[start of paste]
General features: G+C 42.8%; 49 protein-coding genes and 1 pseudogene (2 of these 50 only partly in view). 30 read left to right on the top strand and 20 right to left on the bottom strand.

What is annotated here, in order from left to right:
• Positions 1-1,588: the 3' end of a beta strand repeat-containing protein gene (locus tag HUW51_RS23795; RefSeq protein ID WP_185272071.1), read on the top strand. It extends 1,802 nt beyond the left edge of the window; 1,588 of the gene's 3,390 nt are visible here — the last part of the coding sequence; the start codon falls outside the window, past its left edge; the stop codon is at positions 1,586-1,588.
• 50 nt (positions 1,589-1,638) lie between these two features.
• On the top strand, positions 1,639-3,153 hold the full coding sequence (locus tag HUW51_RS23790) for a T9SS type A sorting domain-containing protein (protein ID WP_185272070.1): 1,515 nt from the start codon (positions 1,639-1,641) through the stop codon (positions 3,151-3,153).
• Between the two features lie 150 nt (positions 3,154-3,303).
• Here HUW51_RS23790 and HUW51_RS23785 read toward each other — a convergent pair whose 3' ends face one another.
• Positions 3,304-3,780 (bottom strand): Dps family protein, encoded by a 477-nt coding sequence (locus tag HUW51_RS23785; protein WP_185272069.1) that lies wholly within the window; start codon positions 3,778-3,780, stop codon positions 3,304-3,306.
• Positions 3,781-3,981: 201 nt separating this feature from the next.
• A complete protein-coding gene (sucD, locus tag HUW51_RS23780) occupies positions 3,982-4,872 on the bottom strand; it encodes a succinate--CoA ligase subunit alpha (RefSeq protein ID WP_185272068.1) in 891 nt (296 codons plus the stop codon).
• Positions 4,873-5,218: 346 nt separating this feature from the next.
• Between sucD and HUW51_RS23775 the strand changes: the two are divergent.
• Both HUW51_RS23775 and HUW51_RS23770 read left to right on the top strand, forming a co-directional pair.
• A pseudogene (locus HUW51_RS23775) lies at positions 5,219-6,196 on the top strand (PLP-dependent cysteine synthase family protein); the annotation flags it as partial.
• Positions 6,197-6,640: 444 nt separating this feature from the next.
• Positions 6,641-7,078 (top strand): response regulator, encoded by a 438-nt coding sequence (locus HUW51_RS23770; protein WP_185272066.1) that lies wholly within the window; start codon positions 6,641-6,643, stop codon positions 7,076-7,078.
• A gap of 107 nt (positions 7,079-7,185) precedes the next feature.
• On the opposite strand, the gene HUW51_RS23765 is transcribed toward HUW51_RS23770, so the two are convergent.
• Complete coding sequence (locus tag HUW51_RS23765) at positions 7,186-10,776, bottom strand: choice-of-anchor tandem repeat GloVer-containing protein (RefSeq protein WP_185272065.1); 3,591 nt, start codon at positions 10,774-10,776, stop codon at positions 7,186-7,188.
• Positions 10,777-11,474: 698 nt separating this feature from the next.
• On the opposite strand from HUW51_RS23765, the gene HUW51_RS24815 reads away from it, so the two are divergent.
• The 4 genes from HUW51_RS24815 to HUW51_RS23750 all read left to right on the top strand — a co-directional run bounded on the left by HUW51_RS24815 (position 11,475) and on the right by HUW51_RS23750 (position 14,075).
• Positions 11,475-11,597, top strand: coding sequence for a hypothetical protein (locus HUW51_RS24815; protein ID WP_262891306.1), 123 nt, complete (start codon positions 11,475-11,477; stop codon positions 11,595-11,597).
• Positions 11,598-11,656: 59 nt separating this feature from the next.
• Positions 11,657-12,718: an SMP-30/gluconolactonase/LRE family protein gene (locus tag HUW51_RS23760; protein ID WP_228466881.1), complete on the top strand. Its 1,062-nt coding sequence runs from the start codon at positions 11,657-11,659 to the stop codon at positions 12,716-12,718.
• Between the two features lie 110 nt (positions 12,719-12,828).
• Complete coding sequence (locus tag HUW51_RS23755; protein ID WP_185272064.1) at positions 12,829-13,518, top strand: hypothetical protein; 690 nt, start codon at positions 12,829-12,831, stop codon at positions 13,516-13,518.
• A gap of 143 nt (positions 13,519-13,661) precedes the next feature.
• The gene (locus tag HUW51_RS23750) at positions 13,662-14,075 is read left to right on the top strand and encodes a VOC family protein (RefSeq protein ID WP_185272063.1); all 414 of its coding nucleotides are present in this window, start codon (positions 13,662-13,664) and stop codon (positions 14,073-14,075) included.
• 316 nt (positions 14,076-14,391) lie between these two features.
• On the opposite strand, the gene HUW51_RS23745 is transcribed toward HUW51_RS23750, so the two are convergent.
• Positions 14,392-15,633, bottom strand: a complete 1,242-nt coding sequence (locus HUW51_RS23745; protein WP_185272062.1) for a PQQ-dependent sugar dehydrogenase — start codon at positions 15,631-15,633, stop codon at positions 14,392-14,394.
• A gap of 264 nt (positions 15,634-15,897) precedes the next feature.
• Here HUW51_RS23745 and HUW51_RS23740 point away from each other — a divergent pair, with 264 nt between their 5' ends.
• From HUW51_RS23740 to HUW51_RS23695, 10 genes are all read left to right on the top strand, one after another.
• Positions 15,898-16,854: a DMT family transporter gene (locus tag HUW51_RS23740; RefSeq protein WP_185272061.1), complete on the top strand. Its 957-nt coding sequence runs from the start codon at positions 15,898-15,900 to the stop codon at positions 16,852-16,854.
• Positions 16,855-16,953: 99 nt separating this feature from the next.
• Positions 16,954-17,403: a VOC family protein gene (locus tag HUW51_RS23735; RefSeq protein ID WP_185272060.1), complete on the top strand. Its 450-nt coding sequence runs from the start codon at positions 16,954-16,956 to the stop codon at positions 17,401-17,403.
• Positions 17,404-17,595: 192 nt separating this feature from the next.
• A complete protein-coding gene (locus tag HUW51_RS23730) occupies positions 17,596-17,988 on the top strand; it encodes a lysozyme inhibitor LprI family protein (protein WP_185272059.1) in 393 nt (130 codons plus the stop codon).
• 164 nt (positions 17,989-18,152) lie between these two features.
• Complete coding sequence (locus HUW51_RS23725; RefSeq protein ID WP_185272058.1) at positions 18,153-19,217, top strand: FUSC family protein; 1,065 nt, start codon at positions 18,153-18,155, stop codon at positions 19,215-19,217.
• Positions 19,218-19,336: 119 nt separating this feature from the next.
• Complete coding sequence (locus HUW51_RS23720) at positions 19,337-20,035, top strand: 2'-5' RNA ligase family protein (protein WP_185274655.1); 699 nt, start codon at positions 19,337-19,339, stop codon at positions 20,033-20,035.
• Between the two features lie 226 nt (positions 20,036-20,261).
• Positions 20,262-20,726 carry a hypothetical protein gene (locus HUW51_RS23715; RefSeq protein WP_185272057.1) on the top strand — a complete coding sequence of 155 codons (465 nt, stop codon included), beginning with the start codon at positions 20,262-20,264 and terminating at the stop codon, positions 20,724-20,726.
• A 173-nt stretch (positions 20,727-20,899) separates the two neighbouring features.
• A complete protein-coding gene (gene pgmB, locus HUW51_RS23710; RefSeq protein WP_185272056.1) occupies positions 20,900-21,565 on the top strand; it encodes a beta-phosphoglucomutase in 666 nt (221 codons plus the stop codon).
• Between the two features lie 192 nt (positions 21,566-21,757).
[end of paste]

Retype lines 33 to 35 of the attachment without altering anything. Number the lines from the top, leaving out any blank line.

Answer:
• A gap of 264 nt (positions 15,634-15,897) precedes the next feature.
• Here HUW51_RS23745 and HUW51_RS23740 point away from each other — a divergent pair, with 264 nt between their 5' ends.
• From HUW51_RS23740 to HUW51_RS23695, 10 genes are all read left to right on the top strand, one after another.